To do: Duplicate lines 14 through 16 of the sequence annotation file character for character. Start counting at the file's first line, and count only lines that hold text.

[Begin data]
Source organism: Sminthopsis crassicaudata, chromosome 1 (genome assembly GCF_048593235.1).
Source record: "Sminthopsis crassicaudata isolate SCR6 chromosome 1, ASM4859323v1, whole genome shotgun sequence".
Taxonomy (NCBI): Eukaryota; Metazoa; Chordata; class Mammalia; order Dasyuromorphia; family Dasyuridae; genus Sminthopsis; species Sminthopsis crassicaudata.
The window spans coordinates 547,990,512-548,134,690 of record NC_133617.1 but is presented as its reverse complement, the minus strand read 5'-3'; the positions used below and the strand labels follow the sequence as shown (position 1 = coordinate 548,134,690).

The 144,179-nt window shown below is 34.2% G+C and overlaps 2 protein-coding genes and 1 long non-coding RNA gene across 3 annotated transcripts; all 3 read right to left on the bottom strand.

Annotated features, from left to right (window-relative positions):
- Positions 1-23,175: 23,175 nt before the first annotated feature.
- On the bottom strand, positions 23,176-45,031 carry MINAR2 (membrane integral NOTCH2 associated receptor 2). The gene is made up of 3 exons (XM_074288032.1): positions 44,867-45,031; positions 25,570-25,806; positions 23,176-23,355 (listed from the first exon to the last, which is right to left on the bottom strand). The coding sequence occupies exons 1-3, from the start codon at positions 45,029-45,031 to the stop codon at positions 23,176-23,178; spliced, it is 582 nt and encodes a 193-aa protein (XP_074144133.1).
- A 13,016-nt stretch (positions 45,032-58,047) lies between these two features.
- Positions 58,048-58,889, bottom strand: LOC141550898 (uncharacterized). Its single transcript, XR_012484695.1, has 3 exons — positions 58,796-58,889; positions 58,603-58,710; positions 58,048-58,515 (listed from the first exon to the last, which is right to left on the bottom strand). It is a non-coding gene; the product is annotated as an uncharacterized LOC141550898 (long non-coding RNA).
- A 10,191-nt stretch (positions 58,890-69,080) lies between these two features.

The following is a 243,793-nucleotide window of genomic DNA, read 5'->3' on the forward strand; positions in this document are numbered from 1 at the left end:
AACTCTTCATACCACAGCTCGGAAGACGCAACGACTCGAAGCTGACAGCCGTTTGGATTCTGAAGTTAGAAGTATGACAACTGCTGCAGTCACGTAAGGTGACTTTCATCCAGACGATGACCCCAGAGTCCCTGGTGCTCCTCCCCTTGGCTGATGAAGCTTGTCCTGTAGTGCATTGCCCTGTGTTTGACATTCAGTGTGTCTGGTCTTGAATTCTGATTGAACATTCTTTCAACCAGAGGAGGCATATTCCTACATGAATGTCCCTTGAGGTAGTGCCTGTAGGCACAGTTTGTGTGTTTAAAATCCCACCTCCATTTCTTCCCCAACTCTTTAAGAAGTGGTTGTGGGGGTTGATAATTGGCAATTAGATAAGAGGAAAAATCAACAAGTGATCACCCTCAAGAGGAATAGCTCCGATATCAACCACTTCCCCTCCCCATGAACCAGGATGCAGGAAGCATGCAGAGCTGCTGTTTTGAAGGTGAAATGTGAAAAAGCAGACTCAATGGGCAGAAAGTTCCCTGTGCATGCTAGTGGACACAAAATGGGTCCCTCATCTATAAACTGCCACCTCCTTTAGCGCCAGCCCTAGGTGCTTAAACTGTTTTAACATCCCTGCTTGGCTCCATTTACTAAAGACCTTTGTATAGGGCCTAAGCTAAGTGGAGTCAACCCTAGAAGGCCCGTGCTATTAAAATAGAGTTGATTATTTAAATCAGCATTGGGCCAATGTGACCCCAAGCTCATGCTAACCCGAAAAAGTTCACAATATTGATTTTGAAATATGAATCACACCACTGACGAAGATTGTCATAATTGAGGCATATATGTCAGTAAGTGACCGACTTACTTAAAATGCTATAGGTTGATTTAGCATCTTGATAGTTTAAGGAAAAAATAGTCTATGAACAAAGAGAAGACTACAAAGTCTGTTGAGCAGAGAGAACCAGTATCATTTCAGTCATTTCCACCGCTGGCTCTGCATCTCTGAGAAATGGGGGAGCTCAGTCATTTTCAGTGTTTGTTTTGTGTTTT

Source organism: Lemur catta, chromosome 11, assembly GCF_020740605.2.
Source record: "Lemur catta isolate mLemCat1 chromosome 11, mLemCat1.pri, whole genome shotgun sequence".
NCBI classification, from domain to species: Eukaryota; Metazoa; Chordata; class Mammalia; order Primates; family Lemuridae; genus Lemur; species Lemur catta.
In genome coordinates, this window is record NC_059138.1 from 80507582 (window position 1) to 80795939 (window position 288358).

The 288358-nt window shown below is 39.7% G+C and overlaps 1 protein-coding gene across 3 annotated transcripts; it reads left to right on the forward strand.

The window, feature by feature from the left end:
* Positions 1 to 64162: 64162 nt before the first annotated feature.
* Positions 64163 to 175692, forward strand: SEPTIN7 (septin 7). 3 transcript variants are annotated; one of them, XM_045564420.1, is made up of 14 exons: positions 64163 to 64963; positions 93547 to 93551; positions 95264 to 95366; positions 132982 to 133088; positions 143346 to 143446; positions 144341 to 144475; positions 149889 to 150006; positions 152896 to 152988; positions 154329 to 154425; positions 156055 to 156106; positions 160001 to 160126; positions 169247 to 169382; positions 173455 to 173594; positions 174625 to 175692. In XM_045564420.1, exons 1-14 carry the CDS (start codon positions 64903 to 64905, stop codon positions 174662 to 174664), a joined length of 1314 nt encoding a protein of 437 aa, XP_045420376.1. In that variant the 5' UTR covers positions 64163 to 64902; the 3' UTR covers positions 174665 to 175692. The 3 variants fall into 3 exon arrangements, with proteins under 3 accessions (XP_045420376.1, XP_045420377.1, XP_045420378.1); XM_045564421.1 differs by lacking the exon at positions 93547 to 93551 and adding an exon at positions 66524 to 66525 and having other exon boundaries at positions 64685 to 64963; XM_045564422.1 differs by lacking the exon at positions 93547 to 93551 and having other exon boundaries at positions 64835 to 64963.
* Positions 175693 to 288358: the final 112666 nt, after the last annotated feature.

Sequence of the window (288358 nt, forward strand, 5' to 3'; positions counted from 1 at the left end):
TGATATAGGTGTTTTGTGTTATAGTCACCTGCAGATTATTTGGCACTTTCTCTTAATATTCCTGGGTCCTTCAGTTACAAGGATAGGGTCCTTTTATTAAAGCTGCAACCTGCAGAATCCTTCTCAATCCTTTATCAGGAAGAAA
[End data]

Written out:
Source organism: Lemur catta, chromosome 11, assembly GCF_020740605.2.
Source record: "Lemur catta isolate mLemCat1 chromosome 11, mLemCat1.pri, whole genome shotgun sequence".
NCBI classification, from domain to species: Eukaryota; Metazoa; Chordata; class Mammalia; order Primates; family Lemuridae; genus Lemur; species Lemur catta.